A field path took us back down to the Eden at Stenkrith Bridge. Here the little river gives a fiercer turn in its progress. Over time its waters have carved out an impressive gorge, sculpting massive rock pools in the soft rocks, the river thundering between, sending out a mighty noise. Nearby was once the railway line from Kirkby over to Stainmore, its disused route now a peaceful haven for walkers.

Wharton Hall Walk 024

River Eden at Stenkrith Bridge (c) John Bainbridge 2017

But we walked back down to the Eden below Stenkrith Hill, following the footpath back into busy Kirkby Stephen.

An interesting ramble not just into lovely countryside bearing the early signs of Spring, but into history as well.

(Do click on the pictures if you want to enlarge them). 

A Walking Memoir

I’ve always loved those walking books, usually written before the Second World War, where the authors recount their adventures tramping through the fields, hills and mountains of the British Isles.Wayfarers_Dole_Cover_for_Ko

I’ve built up quite a collection over the years: books by authors such as A.J. Brown on Yorkshire, W. H. Palmer on the Lakes and virtually everywhere else, Matt Marshall on Scotland – the list goes on.

I’ve always wanted to write a book giving an account of some of my own country walks. Last year I did. It’s called Wayfarer’s Dole – the name comes from the portion of bread and ale given to pilgrims at St Cross who passed on their journey from Winchester to Canterbury Cathedral.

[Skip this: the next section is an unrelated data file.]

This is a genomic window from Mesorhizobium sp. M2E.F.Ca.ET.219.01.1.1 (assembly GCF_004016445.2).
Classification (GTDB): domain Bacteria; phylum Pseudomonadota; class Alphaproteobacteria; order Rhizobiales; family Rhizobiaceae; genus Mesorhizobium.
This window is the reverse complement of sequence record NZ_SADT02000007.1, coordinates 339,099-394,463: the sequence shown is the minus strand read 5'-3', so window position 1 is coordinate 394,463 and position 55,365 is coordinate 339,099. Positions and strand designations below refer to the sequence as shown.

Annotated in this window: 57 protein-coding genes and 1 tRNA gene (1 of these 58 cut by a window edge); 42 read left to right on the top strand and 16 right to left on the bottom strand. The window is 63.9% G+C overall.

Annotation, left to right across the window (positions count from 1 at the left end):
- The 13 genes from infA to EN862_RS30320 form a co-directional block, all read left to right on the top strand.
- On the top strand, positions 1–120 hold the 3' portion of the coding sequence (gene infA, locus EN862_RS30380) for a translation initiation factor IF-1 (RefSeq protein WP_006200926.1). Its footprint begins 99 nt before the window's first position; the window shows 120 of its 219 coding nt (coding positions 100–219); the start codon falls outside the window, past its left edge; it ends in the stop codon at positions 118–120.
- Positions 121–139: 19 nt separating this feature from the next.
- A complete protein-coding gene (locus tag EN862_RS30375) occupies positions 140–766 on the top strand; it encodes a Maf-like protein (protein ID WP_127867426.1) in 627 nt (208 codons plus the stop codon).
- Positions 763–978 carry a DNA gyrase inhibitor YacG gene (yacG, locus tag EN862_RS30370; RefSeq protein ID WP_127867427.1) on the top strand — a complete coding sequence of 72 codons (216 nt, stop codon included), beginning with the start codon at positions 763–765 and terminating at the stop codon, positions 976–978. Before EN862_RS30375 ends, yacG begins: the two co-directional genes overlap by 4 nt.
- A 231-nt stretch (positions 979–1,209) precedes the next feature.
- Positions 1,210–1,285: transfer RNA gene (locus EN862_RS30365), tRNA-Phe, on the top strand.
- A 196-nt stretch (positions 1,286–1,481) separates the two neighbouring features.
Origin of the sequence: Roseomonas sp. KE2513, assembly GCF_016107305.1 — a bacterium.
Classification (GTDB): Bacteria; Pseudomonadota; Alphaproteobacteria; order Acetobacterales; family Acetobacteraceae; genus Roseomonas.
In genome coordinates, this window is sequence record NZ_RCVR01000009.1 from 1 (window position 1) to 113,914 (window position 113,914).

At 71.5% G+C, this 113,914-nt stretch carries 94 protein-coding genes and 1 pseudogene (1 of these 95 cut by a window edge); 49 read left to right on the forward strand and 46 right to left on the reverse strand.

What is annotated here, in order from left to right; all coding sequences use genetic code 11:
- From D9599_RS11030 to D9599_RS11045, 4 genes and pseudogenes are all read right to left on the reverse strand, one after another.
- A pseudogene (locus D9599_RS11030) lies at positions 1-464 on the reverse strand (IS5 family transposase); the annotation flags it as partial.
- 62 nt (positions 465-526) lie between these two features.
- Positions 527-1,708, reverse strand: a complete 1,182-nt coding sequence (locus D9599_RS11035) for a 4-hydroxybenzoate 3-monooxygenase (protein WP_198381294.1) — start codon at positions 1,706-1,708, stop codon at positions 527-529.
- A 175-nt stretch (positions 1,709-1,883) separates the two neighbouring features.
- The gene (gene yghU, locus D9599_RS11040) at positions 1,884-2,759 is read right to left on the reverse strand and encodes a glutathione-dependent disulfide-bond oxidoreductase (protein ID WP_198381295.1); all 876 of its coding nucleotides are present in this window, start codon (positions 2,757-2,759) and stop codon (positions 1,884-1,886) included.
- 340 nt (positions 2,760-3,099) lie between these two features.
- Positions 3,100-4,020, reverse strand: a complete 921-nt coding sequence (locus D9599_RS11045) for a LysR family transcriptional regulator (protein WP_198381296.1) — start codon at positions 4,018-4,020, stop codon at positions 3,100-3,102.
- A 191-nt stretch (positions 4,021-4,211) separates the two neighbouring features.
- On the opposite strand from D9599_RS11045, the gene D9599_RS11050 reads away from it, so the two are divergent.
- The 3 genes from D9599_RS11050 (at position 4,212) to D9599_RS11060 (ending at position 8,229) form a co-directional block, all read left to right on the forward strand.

In my own book I cover a fair bit of ground, Dartmoor and Dorset, the Lakes and Pennines, Norfolk and Scotland.

Along the way I walk in the steps of walkers long gone – the pilgrims and drovers, literary tramps such as George Borrow, John Buchan, Edward Thomas and Richard Jefferies; the navvies who marched across Scotland seeking work, the vagabonds who wander through our hills and meadows.

There are also chapters on maps, the art of the roadside fire, stravaiging and summit fever.

Wayfarer’s Dole, the third book in my walking trilogy – the others are The Compleat Trespasser and Rambling: Some Thoughts on Country Walking – gives an account of how I took to the pathways and wild places of Britain. Hopefully, my adventures might inspire you to seek out some of the walks I’ve enjoyed.

My book is now out in paperback. However, until Sunday night, it’s available for just 99 pence/cents on Kindle. And you don’t even need a Kindle device. When you order a copy you can download a free APP. So just click on the link to order.